Copyright © 2019 Albuquerque Journal
SANTA FE – The state House late Friday adopted legislation that would reshape New Mexico’s tax system and raise about $356 million a year in new state revenue for public schools, government operations and roads.
The 134-page proposal would increase personal income taxes on some New Mexicans – especially high earners – and raise taxes on cigarettes and car sales.
Tax breaks are also built into the proposal – including bigger tax credits for low- and middle-income families and new deductions for children and dependents.
In a three-hour debate, Republicans assailed the proposal as an unprecedented tax increase and “money grab” by the state government.
Democrats, in turn, said the proposal was necessary to stabilize government revenue and ensure New Mexico can support increased spending on education. The state budget, they said, is too dependent on the oil and gas industry – a fact underscored by a budget crisis two years ago that damaged the state credit rating.
“We cut through the fat several years ago,” Democratic Rep. Javier Martinez of Albuquerque said. “We cut through the bone. We got into the bone marrow to make ends meet. … We relied way too much on one industry that went south on us.”
Republican lawmakers said the proposal would choke economic growth. They said it’s particularly ill-timed because of an oil boom that’s expected to create a $1.2 billion budget surplus this year.
“The fact that we’re considering this tax – the biggest tax increase in state history – during this surplus just blows my mind,” said Rep. Jason Harper, R-Rio Rancho. “This tax change hits all New Mexico families, not just the very affluent.”
The legislation passed 40-25 and now heads to the Senate with two weeks left in the session.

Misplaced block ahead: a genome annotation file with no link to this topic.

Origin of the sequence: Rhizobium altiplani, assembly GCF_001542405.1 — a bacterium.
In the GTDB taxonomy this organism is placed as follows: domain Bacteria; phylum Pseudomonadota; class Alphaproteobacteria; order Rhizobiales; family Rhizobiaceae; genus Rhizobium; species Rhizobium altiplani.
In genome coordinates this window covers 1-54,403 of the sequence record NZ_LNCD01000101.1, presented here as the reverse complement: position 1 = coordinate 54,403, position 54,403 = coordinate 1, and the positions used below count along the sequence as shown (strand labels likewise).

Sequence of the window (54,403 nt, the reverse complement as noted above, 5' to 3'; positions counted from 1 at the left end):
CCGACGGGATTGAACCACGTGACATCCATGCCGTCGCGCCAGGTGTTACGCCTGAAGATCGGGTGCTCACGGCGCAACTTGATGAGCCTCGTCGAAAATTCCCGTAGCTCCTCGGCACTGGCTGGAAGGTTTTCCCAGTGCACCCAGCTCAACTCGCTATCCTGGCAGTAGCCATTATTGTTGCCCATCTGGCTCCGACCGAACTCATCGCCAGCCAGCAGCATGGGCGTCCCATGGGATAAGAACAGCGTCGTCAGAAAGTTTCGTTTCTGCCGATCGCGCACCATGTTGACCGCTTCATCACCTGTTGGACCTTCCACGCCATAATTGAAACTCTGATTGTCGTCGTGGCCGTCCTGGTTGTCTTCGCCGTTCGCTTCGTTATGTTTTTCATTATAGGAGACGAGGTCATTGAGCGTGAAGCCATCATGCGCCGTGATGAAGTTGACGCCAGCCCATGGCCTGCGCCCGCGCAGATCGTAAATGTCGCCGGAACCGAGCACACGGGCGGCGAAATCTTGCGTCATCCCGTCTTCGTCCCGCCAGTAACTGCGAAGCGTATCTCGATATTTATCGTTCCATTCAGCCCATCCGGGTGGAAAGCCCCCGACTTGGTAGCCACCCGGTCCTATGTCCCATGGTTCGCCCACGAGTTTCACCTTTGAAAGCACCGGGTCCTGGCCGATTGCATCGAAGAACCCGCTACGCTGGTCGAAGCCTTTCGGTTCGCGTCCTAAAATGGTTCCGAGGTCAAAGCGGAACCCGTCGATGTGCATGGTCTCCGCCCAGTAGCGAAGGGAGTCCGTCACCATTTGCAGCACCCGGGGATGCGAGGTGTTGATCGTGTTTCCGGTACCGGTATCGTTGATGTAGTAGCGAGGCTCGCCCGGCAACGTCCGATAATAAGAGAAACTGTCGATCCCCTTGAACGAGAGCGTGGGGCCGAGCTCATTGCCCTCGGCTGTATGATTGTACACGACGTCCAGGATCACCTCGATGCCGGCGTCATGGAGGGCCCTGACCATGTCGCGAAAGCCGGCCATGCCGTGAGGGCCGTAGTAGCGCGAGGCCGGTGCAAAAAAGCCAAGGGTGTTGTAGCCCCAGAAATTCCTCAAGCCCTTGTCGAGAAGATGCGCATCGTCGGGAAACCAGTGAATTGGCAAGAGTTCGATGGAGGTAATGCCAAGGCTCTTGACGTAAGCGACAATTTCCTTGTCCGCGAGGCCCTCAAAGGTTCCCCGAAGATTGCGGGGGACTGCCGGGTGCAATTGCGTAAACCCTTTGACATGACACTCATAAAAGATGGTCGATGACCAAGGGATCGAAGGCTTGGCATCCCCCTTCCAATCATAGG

Legislative analysts estimate the tax changes would generate about $320 million in new revenue for public schools and other government operations, in addition to an extra $37 million for state and local road projects.
Passage comes as lawmakers craft a response to a landmark court ruling last year that found New Mexico is violating the rights of some students by failing to provide a sufficient education.
A $7 billion state budget proposal – now pending in the Senate – would boost spending nearly 11 percent over current levels. It includes a $449 million increase in public school spending.
House Speaker Brian Egolf, D-Santa Fe, said the tax package was necessary to meet basic obligations to the public.
“We have crumbling schools that we’re fixing,” he said. “Our teachers deserve more, and our kids deserve a chance. … The stakes could not be higher.”
House Minority Whip Rod Montoya, R-Farmington, blasted the proposal as “a massive investment in government.”
The vote was largely along party lines. Two Democrats – Patricio Ruiloba of Albuquerque and Candie Sweetser of Deming – voted against the legislation, House Bill 6. Republican lawmakers held up signs that said “No!” as the vote was cast.
The proposed overhaul of the tax system would include:
⋄ Revise the state’s income tax brackets to make the system more “progressive” rather than flat. It would largely repeal a 2003 personal income tax cut enacted under then-Gov. Bill Richardson, a Democrat.
The new top tax bracket would climb from 4.9 percent to 6.5 percent.
A married couple making $400,000 a year, for example, would see a $3,099 increase in their income taxes.
A married couple making $70,000 a year, by contrast, would see a $4 decrease.
⋄ Change the tax systems for hospitals, with the goal of creating a level playing field for not-for-profit, government and for-profit hospitals, generating about $100 million in new revenue.
⋄ Impose gross receipts taxes on sales made by online retailers to New Mexicans, including the imposition of the city and local parts of the tax.